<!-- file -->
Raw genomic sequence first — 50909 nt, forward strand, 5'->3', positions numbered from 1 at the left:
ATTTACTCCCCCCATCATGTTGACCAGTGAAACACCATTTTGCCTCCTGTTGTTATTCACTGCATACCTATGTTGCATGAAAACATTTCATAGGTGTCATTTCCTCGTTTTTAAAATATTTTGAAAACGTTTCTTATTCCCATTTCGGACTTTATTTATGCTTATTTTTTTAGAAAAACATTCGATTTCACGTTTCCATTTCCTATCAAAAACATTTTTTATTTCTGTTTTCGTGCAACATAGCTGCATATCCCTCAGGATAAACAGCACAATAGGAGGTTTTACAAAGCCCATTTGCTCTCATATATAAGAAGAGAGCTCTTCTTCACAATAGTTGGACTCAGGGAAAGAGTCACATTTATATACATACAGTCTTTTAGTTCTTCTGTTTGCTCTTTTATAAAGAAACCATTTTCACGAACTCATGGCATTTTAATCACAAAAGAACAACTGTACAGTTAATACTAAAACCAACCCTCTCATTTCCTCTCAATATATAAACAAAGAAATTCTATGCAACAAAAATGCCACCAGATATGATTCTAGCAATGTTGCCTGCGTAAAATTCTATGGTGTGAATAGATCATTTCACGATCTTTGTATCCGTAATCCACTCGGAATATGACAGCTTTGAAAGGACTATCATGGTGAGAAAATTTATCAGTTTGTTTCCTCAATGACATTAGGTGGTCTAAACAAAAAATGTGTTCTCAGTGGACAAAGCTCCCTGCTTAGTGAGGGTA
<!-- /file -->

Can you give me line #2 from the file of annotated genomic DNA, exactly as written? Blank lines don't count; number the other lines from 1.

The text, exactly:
ATTTACTCCCCCCATCATGTTGACCAGTGAAACACCATTTTGCCTCCTGTTGTTATTCACTGCATACCTATGTTGCATGAAAACATTTCATAGGTGTCATTTCCTCGTTTTTAAAATATTTTGAAAACGTTTCTTATTCCCATTTCGGACTTTATTTATGCTTATTTTTTTAGAAAAACATTCGATTTCACGTTTCCATTTCCTATCAAAAACATTTTTTATTTCTGTTTTCGTGCAACATAGCTGCATATCCCTCAGGATAAACAGCACAATAGGAGGTTTTACAAAGCCCATTTGCTCTCATATATAAGAAGAGAGCTCTTCTTCACAATAGTTGGACTCAGGGAAAGAGTCACATTTATATACATACAGTCTTTTAGTTCTTCTGTTTGCTCTTTTATAAAGAAACCATTTTCACGAACTCATGGCATTTTAATCACAAAAGAACAACTGTACAGTTAATACTAAAACCAACCCTCTCATTTCCTCTCAATATATAAACAAAGAAATTCTATGCAACAAAAATGCCACCAGATATGATTCTAGCAATGTTGCCTGCGTAAAATTCTATGGTGTGAATAGATCATTTCACGATCTTTGTATCCGTAATCCACTCGGAATATGACAGCTTTGAAAGGACTATCATGGTGAGAAAATTTATCAGTTTGTTTCCTCAATGACATTAGGTGGTCTAAACAAAAAATGTGTTCTCAGTGGACAAAGCTCCCTGCTTAGTGAGGGTA